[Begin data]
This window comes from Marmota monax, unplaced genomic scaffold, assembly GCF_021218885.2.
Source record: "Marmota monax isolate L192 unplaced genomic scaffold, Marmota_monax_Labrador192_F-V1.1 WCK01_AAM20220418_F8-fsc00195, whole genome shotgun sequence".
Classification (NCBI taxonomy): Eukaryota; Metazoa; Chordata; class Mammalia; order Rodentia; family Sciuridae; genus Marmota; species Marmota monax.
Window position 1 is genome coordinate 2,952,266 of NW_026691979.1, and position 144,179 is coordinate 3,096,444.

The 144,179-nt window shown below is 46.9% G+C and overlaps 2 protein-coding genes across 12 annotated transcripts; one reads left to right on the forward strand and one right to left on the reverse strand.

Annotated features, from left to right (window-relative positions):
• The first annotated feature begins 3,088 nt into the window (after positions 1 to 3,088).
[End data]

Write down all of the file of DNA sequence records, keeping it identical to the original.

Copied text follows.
This window comes from Marmota monax, unplaced genomic scaffold, assembly GCF_021218885.2.
Source record: "Marmota monax isolate L192 unplaced genomic scaffold, Marmota_monax_Labrador192_F-V1.1 WCK01_AAM20220418_F8-fsc00195, whole genome shotgun sequence".
Classification (NCBI taxonomy): Eukaryota; Metazoa; Chordata; class Mammalia; order Rodentia; family Sciuridae; genus Marmota; species Marmota monax.
Window position 1 is genome coordinate 2,952,266 of NW_026691979.1, and position 144,179 is coordinate 3,096,444.

The 144,179-nt window shown below is 46.9% G+C and overlaps 2 protein-coding genes across 12 annotated transcripts; one reads left to right on the forward strand and one right to left on the reverse strand.

Annotated features, from left to right (window-relative positions):
• The first annotated feature begins 3,088 nt into the window (after positions 1 to 3,088).